A reader share her story of foraging for wild onions and wild berries, and going morel mushroom hunting.
Each spring, with a shovel and paper sacks in hand, my maternal grandfather foraged for wild edibles on the outskirts of Tulsa, Oklahoma. He returned from the wilderness with those same sacks stuffed full of wild onions, filling the air with the aroma of fertile soil. Grandma, Mother and my aunt took up positions around the kitchen counters to clean and trim the bounty. It’s hard to remember at what age I was allowed to help — being allowed to help is always more exciting than becoming forced labor — but I couldn’t have been more than 10 or 11. If you’ve never cleaned wild onions or wild garlic, it’s no small task. The bulbs are small, which makes soily root removal delicate work, and many of the green shoots are woody and tough. Don’t let this description of tedious work dissuade you, though, because the feast is worth the effort.
From that early time until now, the wild food adventures continued. My dad was raised in the Ozark Mountains of southern Missouri, and he passed down the lore and knowledge of eating off the land. My husband and I, along with various family members, hunt morel mushrooms. We also forage for wild greens — nettles, cleavers, henbit, dandelion (leaves, buds and flower heads), plantain, chickweed, sorrel, dock, purslane, and more. In addition, we dig wild alliums, pick wild berries (which we use in cobblers and for making jams), harvest the occasional wild fruit tree (with permission, of course), and collect pecans, hickory nuts and black walnuts from native Oklahoma and Arkansas trees. We love wild foods so much, we even grow wild edibles in our vegetable, herb and flower gardens.
Over the years, part of the satisfaction with this way of life comes from researching wild foods: reading the works of Billy Joe Tatum, Euell Gibbons, and other wild foods authors; collecting identification guides; poring over numerous knowledgeable magazines; and learning recognition skills, botanical names, nutritional data and proper cooking methods. Joy is found in the knowledge that these undomesticated beauties come from unadulterated sources.
Collecting foods chock-full of nutrients, taking them straight to the kitchen for use, and then serving them fresh from the field is very fulfilling. Also, using some of these same untamed delicacies for healing during injury or illness brings a smile to my face.
Last fall, my dad found a woodland beauty that we’d not seen or eaten before: a hen of the woods, or better known as a maitake mushroom. The family was gathered for our annual fall campfire at my parents’ place, and my dad couldn’t wait to show us his discovery.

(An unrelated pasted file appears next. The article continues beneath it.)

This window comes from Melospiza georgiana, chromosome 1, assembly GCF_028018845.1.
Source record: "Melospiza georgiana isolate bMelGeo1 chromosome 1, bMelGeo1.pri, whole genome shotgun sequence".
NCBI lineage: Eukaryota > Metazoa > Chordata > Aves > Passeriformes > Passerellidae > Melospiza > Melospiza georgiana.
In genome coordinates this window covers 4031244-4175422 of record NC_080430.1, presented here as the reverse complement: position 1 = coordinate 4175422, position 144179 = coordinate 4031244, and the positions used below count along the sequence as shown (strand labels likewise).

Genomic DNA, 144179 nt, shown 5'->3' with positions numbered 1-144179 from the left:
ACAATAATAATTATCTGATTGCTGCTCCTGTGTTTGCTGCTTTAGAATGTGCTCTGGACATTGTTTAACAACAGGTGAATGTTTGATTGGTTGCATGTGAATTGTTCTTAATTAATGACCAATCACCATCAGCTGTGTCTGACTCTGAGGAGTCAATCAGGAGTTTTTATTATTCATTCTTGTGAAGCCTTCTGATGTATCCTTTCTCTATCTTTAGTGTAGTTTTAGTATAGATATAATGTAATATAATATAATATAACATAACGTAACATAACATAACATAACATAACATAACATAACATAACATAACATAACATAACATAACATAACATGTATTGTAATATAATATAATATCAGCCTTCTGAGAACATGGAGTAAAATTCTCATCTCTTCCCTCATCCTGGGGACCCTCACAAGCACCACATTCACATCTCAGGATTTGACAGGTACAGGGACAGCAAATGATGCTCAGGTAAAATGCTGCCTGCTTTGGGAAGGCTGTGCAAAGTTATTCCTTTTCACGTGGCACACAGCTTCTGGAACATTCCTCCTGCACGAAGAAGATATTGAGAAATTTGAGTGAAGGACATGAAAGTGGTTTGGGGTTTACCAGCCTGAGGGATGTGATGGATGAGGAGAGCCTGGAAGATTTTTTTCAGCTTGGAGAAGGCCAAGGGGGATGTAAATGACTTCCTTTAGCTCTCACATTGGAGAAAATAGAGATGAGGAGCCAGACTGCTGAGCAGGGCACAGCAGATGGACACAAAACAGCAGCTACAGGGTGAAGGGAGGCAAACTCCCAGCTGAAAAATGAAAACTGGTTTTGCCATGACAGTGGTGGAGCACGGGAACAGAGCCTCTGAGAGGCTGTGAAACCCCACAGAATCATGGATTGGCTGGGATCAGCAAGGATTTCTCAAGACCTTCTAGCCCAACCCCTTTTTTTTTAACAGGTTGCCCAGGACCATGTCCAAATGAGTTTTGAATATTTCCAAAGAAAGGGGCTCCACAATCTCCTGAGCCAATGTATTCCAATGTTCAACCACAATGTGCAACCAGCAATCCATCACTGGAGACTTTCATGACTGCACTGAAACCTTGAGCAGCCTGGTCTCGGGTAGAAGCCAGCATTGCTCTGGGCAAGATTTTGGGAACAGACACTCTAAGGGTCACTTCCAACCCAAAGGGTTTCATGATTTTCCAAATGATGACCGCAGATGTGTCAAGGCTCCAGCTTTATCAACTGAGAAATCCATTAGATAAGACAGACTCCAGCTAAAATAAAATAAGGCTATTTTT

When he took us out to where it was growing, debate commenced. Do we leave it to make sure it reproduces, or do we take the chance and harvest it now? The decision was made, and we plucked this rare gem from the forest floor. Once it was in the kitchen sink for cleaning, its size and beauty was even more greatly appreciated. It was huge. We cooked it over the fire with olive oil, garlic, salt and pepper. Reviews were mixed, with some declining a taste, but I thought it was delicious, just as was promised in everything we’d read. Apparently, this mushroom is considered quite a delicacy.
Culinary ways and means change with the generations. Cooking methods for wild edibles may not always be the same as those used by our ancestors, but the results are. Fresh, free, delicious foods found not far from the back door. To this day, our grown sons still tease me about preparing skillets and bowls full of greens, cut, pulled, or dug from the yard. “Eating out of the backyard,” they called it. Or, exaggerating their wild growing-up years by mimicking me, “Hey, boys, run out to the yard and graze for lunch!”
We want to hear your stories of the great cooks in your life. What makes or made them such a great cook? What recipes are or were they famous for? How did they learn the craft? Send us your stories of great cooks,with a photograph of two (jpeg, at least 300 dpi) if available, and we’ll publish our favorites in a future issue. We might also feature a few on our Capper’s Farmer website. Email your stories and photos to firstname.lastname@example.org or send them to Capper’s Farmer Editorial, Attn: Heart of the Home Department, 1503 S.W. 42nd St., Topeka, KS 66609. If you mail your photos to us and would like them back, please send an appropriate-sized self-addressed stamped envelope for their return.
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